The guide'includes a section describing tlyj actual criteria recommended for. This British author, writing a decade ago, discusses the difficulty^ in teaching, medical^ students to think ^'preventively*' and "socially" and 'prescribes the subject that -must necess^arily be Included In the tfalnlng of undergraduates in the public health afrproach* He lisps 'courses which should %e taught in both the pre-clini&al and clihical years I the various methods of teachixvg wfoidi can b« em^ plowed, and cdnlemfl In its own ^location. Carroll's '^dfical Education Costs in' Hospi- tals"; E. Nourse's ^oals, Principles, and Mechanics of Cooper- ,ation: Topography, ^Problems, aad Eisentrlal Eleme^xts of . The tasks set before the WHO (World Health Organization) Expert Remittee.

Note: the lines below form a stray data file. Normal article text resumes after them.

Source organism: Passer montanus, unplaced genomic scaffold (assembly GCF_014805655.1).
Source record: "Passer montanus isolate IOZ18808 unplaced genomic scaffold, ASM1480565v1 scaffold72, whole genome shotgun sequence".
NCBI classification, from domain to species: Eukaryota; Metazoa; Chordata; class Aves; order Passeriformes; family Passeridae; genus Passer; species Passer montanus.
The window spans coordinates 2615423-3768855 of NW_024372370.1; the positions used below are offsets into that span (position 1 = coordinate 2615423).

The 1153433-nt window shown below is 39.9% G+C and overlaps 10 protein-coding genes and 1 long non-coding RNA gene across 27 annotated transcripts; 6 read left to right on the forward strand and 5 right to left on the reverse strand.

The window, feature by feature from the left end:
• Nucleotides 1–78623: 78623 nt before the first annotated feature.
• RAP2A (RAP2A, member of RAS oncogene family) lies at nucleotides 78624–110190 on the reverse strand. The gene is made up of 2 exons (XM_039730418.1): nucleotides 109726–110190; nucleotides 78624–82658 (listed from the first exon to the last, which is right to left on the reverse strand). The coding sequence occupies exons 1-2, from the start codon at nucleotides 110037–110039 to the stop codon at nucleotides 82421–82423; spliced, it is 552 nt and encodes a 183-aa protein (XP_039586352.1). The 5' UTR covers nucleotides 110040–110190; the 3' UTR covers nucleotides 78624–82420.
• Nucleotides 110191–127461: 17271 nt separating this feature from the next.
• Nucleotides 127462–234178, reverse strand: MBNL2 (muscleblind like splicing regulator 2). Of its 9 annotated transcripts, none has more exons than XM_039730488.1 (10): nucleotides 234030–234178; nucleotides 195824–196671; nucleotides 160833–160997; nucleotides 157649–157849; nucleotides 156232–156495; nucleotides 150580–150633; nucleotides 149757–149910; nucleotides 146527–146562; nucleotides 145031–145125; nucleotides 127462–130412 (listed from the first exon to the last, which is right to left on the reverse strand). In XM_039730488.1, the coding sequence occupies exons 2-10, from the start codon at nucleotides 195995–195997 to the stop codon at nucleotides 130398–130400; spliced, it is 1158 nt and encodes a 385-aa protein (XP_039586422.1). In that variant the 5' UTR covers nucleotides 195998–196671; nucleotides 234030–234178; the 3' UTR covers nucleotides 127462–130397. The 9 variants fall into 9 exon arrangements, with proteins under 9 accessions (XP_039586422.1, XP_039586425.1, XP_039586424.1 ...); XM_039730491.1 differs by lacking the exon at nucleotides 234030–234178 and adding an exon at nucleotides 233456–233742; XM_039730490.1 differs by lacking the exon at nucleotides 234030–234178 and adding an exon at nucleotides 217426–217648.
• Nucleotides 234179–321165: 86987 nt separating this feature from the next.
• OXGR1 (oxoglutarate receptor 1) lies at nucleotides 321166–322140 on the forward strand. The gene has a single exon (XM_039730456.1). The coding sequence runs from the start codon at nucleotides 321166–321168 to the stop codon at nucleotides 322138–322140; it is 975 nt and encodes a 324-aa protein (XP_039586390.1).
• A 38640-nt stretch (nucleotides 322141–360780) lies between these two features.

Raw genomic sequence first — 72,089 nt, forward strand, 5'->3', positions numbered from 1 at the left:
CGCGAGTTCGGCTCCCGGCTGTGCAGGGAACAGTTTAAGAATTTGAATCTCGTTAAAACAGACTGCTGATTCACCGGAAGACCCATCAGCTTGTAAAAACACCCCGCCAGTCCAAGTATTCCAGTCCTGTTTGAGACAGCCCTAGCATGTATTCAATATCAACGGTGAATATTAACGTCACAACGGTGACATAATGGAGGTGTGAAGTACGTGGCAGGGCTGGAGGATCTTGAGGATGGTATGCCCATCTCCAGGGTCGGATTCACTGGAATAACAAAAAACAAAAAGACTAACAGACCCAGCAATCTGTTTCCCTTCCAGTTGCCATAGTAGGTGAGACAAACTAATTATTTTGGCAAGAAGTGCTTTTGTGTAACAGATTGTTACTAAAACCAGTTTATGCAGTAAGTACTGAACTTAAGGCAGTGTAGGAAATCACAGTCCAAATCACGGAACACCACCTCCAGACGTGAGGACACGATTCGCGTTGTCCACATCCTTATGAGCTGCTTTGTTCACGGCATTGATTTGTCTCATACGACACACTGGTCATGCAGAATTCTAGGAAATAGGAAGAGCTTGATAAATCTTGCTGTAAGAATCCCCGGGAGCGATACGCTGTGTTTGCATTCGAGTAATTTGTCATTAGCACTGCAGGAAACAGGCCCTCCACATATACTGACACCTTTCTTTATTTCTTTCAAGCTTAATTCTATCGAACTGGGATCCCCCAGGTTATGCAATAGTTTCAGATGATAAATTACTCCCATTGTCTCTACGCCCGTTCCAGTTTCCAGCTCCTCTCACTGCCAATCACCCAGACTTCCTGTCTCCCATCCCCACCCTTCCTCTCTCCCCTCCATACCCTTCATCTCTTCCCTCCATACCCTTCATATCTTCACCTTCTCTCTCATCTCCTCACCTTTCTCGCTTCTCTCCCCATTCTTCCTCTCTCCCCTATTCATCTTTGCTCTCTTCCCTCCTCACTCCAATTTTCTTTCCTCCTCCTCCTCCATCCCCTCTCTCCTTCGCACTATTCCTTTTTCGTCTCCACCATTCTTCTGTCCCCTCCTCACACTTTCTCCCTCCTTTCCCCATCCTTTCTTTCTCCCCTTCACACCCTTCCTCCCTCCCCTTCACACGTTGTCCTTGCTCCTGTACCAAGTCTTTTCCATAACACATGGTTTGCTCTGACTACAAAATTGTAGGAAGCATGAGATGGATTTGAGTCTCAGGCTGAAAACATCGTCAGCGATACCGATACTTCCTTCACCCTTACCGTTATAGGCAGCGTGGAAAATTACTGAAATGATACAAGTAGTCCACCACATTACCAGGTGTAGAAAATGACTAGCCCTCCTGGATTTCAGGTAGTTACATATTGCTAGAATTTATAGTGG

radiological technology which has been estab'lishjgd in Denver Colorado , hy the Commuaity, College of pen vex, the J^olversity of* Cblor^di-Si Ji Dbl 6% Medicine, and our tee'n " Denver hpspital^s with facilities for diagnostic radi- 'ology, radiatlart therapy, or nuclear medicine. / This arti He deals with the- broad subject of health care delivery, e Jtplorlng the major aspects af its -Implications for allied health educators, the* author organized three "i^ubject areas Which demand attention: designing the system for delivery o f he alth care; de- termining th^ roles of the health personnel to provide power; and formulating the progxams' which will work effectively to train health teams to deliver— tap rov e d c are. Holley, Lydia '*A Component of Physical Therapy Education." Physical Therapy . The one major area which the author believes incorporates both of these concepts', and is the final consideration in surveying ERIC 14 the; pub life health ^conteot In' physical therapy curriculums, involves the broad consideration of medical Card today and the trends' ' in medical pare fpr. major teaching affilia- tion with a medlca L-s^hit Kil'obtaln interns of significantly higher caliber ^aad that interns in affiliated hospitals score significantly higher on Part III ttian Interns in non-affiliated hospitals. They concentrate On the unwill- in^ess of ed^catioaa V^jo^i^utions commit aily more -of tifieir , \ ^ uadergraduatfr-prog^^wr to ocoupational orientation than is absoliite- ly necessary, t^vife^ hospitals Weem equally unwilling to recognise y the need torjo^orte sophisticatea background on the part of many of \ their emple^es. "Arrangements Between an Institution of Higher Education and Agemiies Which Provide Learning Laborartories for Nursing Education." New Xork^^ National plague for Nursing, 1973, . "The purpose -of this study is to help identify the utilization ^d projected utilization of clinical facilities by nursing students as settings in which theqe student's obtain their clinical experience." 74. The purpose of the 'study was to measure the effect of the setting on the ^students. ' * **M^rcal School- Reaching Hcu^pil^al Relations." Report of the Second Administrstive Institute of the Association, of. Journal of Medical Education , 40 (November, 1965), * • Part 2,- 254 pp.